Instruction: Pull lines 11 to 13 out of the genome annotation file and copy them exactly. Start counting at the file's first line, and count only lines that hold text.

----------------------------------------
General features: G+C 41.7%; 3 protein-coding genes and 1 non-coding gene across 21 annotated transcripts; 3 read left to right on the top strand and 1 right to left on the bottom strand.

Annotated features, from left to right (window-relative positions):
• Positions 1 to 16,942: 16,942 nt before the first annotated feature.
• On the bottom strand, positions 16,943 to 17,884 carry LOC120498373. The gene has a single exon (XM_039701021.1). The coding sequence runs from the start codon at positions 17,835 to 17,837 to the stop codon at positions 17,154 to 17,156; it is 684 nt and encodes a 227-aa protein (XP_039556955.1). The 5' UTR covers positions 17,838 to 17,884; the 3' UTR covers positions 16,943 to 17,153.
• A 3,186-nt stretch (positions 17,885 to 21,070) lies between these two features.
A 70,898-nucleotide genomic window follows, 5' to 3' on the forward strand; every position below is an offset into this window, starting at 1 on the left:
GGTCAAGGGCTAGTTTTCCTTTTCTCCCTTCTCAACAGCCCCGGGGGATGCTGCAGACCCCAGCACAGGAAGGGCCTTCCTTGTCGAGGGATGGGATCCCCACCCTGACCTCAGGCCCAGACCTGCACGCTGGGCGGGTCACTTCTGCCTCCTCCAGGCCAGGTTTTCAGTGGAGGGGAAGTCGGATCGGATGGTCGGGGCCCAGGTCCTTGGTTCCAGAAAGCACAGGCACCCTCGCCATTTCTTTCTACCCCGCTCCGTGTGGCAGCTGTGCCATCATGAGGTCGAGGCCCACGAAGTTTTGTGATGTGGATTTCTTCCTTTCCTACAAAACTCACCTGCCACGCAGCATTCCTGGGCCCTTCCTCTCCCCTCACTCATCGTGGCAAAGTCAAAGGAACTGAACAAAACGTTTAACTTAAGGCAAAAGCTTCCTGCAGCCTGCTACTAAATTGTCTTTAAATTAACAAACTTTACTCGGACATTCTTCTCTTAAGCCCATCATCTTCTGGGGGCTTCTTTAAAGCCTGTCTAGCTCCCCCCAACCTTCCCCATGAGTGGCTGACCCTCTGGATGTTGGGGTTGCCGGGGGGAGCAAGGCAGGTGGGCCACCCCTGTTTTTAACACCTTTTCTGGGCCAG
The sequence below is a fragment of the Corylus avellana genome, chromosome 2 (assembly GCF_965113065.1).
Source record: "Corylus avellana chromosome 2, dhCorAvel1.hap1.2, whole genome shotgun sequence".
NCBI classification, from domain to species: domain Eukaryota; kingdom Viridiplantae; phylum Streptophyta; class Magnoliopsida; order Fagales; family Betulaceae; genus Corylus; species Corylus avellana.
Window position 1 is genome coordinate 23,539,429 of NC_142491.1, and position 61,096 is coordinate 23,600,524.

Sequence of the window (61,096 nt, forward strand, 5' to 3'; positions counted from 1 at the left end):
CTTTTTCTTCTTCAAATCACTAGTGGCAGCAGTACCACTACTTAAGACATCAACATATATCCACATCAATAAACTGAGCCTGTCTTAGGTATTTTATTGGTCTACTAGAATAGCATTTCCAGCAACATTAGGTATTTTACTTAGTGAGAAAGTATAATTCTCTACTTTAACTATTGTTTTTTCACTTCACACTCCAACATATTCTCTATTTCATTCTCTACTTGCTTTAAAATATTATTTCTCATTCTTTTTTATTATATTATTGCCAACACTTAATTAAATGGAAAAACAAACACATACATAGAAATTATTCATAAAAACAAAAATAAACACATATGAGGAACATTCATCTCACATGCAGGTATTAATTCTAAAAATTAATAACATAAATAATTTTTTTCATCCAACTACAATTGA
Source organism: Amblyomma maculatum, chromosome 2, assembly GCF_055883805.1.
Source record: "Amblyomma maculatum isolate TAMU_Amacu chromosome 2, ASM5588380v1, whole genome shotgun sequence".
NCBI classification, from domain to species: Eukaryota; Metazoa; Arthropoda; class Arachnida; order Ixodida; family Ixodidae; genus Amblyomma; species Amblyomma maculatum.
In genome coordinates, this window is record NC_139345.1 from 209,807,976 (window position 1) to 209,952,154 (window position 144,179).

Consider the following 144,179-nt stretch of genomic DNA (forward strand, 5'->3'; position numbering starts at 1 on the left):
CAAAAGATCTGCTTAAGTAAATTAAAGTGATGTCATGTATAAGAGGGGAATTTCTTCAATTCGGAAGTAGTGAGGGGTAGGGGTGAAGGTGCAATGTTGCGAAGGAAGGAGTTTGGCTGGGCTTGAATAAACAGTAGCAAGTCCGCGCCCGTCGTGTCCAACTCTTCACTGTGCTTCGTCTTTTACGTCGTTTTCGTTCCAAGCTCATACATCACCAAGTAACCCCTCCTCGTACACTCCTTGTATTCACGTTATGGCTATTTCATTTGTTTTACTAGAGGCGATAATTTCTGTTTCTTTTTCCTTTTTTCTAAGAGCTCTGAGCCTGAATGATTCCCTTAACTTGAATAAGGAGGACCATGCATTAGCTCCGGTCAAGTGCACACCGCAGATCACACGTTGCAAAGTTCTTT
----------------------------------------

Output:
Window position 1 is genome coordinate 23,539,429 of NC_142491.1, and position 61,096 is coordinate 23,600,524.

Sequence of the window (61,096 nt, forward strand, 5' to 3'; positions counted from 1 at the left end):
CTTTTTCTTCTTCAAATCACTAGTGGCAGCAGTACCACTACTTAAGACATCAACATATATCCACATCAATAAACTGAGCCTGTCTTAGGTATTTTATTGGTCTACTAGAATAGCATTTCCAGCAACATTAGGTATTTTACTTAGTGAGAAAGTATAATTCTCTACTTTAACTATTGTTTTTTCACTTCACACTCCAACATATTCTCTATTTCATTCTCTACTTGCTTTAAAATATTATTTCTCATTCTTTTTTATTATATTATTGCCAACACTTAATTAAATGGAAAAACAAACACATACATAGAAATTATTCATAAAAACAAAAATAAACACATATGAGGAACATTCATCTCACATGCAGGTATTAATTCTAAAAATTAATAACATAAATAATTTTTTTCATCCAACTACAATTGA